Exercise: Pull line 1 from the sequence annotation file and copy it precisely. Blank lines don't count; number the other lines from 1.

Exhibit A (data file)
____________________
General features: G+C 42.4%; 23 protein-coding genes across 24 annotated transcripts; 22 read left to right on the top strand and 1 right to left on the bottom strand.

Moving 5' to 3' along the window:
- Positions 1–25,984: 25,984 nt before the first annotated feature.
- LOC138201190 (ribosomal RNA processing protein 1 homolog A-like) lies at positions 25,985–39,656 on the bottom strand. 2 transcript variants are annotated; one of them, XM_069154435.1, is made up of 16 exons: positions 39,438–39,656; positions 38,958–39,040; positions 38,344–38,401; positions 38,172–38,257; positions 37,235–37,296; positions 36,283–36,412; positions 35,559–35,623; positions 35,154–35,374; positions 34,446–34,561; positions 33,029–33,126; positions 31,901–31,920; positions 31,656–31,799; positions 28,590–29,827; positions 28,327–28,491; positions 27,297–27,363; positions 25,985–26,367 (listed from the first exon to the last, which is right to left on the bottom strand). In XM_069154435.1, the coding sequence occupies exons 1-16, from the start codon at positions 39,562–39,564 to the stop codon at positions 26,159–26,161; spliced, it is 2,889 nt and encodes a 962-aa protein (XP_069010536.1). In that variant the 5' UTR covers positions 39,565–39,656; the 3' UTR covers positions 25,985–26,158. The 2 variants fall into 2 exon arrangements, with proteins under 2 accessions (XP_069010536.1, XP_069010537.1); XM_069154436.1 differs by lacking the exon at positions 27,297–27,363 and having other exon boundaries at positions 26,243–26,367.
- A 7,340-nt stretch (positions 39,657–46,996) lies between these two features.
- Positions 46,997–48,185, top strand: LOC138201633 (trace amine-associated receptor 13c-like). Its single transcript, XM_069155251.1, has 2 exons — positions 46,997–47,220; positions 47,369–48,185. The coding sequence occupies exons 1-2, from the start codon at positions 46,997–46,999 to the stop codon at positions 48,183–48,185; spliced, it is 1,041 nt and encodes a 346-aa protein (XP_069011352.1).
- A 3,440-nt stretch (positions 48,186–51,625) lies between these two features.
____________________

General features: G+C 42.4%; 23 protein-coding genes across 24 annotated transcripts; 22 read left to right on the top strand and 1 right to left on the bottom strand.